In Haunt

Peterloo has fascinated Carolyn O’Brien for as long as she can remember – growing up in the city where the tragic massacre took place 200 years ago this year; when at least 15 people were killed and more than 700 injured as the authorities attempted to break up a peaceful protest for reform. Her debut novel The Song of Peterloo provides a very personal perspective on the events surrounding that fateful day, published by Legend Press on 1 August 2019, the month of the bicentenary.Carolyn O'Brien

Rather than a distant historical overview, The Song of Peterloo is a striking book – combining historical fact with a gripping fictional narrative. It follows the story of Manchester mill-worker Nancy Kay, encountering not just the events of the massacre, but themes such as the importance of change, the intricacies of family life and the ongoing fight for reform in many varieties, including gender equality.

After all, on the day of the 16th August 1819, over 60,000 men, women and children gathered in St Peter’s Field – the area now around St Peter’s Square – to show their support for a range of social and political change, including greater parliamentary representation. The unfolding events – when the authorities panicked and plunged into the crowd, causing devastation – undoubtedly affected all involved. The Song of Peterloo explores the bravery, sacrifice and determination upheld in the face of great difficulty.

Yet this book also allows readers to look beyond the statistics of Peterloo and to see the variety of livelihoods and backgrounds involved. The Song of Peterloo is pieced together through the voices of multiple characters living very real lives, including Nancy as she looks after her son Walter – a deeply anxious and socially awkward child.

Putting people at the centre matters to Carolyn, who was born and brought up in Manchester. After studying English at Cambridge, she has lived and worked in the North as a Solicitor for a number of years, also having a number of short stories published during this time. The Song of Peterloo therefore marks a fascinating novel-length debut, the story championing the inspiring ability of the human spirit to triumph over oppression.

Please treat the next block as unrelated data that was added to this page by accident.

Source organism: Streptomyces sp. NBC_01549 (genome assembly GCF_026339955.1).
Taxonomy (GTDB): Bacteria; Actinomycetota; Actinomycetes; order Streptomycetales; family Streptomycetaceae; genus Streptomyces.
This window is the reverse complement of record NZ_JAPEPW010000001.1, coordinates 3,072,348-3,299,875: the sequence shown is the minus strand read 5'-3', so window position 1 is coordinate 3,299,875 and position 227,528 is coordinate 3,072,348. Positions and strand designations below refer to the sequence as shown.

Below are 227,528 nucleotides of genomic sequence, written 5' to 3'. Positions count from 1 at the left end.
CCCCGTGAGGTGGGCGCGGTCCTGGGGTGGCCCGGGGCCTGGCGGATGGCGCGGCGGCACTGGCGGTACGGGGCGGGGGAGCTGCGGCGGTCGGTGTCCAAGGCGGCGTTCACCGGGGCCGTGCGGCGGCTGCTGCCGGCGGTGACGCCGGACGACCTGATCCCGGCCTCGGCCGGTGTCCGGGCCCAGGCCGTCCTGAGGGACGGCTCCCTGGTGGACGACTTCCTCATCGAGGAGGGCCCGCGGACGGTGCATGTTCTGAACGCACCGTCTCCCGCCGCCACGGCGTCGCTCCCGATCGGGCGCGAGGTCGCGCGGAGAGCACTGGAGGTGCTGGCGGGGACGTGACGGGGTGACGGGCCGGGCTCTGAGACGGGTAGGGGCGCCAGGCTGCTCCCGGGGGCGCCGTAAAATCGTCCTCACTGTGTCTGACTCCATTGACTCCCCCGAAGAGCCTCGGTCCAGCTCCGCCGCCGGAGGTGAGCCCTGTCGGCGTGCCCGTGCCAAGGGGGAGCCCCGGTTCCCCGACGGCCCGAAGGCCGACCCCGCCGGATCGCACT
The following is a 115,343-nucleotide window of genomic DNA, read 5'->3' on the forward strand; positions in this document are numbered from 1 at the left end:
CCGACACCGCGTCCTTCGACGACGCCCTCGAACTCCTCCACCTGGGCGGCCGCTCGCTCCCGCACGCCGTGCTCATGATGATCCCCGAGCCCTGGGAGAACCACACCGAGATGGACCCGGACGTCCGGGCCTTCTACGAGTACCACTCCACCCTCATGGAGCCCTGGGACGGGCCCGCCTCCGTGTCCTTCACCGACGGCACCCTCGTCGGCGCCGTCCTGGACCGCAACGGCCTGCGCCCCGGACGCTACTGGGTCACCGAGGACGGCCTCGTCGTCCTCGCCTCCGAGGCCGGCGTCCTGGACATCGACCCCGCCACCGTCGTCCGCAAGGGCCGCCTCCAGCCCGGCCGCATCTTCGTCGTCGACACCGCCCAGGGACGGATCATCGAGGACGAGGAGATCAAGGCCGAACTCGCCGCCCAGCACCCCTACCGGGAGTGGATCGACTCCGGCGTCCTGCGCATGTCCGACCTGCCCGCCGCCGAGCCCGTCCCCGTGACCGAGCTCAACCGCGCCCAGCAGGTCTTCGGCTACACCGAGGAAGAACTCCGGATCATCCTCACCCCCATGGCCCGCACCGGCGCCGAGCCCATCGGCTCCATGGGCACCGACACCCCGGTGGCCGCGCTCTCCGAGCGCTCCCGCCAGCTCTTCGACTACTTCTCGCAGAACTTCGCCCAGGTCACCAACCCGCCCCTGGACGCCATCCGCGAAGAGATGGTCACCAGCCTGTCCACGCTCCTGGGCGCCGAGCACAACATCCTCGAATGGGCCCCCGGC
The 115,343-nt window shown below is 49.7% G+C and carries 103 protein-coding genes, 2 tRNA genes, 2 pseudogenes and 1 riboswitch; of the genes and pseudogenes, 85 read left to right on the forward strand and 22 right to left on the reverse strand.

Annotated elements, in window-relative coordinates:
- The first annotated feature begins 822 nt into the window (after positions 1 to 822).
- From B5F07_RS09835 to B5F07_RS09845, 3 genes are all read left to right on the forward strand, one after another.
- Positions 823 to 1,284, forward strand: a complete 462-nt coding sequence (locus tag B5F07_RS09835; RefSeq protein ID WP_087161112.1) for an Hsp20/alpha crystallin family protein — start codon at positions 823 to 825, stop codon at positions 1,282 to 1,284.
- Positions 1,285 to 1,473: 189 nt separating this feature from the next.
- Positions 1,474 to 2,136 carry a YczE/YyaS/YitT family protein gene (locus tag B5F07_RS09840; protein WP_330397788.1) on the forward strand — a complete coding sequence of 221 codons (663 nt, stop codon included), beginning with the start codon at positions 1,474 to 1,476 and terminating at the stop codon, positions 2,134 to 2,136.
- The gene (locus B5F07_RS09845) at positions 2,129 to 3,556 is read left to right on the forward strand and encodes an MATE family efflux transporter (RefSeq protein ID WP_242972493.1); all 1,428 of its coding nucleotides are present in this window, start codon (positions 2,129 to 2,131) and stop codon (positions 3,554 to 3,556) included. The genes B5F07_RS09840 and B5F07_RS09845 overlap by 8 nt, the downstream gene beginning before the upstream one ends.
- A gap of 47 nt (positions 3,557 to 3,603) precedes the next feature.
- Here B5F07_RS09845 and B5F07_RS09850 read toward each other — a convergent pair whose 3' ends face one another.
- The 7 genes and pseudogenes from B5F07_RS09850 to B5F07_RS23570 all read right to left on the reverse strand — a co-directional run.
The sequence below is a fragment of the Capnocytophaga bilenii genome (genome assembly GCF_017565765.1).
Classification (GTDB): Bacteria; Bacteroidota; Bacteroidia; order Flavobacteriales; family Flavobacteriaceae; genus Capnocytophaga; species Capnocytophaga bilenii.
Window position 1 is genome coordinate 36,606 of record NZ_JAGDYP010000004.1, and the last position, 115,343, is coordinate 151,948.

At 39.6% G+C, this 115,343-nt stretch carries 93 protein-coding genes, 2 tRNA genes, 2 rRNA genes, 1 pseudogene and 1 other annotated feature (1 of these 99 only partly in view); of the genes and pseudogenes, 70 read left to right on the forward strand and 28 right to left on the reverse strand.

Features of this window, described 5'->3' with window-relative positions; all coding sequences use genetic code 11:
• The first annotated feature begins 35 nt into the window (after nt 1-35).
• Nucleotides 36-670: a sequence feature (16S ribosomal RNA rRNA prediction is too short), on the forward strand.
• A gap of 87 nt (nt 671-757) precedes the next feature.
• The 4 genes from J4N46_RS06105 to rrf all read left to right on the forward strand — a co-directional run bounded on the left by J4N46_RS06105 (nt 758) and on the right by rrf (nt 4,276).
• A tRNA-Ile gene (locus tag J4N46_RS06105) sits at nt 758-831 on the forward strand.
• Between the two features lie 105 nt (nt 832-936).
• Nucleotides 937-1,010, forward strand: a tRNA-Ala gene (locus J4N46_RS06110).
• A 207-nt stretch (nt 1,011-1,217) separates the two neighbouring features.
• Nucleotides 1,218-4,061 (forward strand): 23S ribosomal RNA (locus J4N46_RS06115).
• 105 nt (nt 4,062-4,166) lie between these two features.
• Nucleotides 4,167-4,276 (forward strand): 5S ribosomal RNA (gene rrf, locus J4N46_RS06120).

Carolyn will be discussing her book as part of Peterloo 2019 – an events programme overseen by Manchester Histories marking the 200th anniversary of the massacre and leading up to the date itself, the 16 August. To find out more about these events and the book, HAUNT Manchester spoke to Carolyn herself…

  

Can you tell us more about your interest in Peterloo – and why did you opt for the form of a novel to approach it?

 “As a Mancunian, I’ve been aware of Peterloo for as long as I can remember. It’s a moment in history where a lot of my interests coincide: Manchester, women’s activism and the struggle for social justice. It also has a personal resonance since one side of my family were Lancashire cotton workers, and it’s possible my ancestors attended the meeting. In the past, I’d always been dismayed by how few people – even in the Manchester area - knew very much about it, and I felt very strongly I wanted to write something to address this. However, it wasn’t until the tumultuous events of 2016 – in particular the tragic murder of Jo Cox MP – that I was finally spurred to begin a short story. It wasn’t long, though, before I realised my characters required a novel instead.”

'The Song of Peterloo' is being released in the same year that marks the 200th anniversary of the Peterloo Massacre. Why do you think recognising this event is so important, and have you been working to the deadline of the anniversary?

 “Yes, I deliberately aimed for the bicentenary. On a practical level, I realised it would help me catch the eye of a publisher, but it has also meant I’ve enjoyed the invaluable support of other individuals and groups preparing to mark the anniversary, in particular through the Manchester Histories networking programme.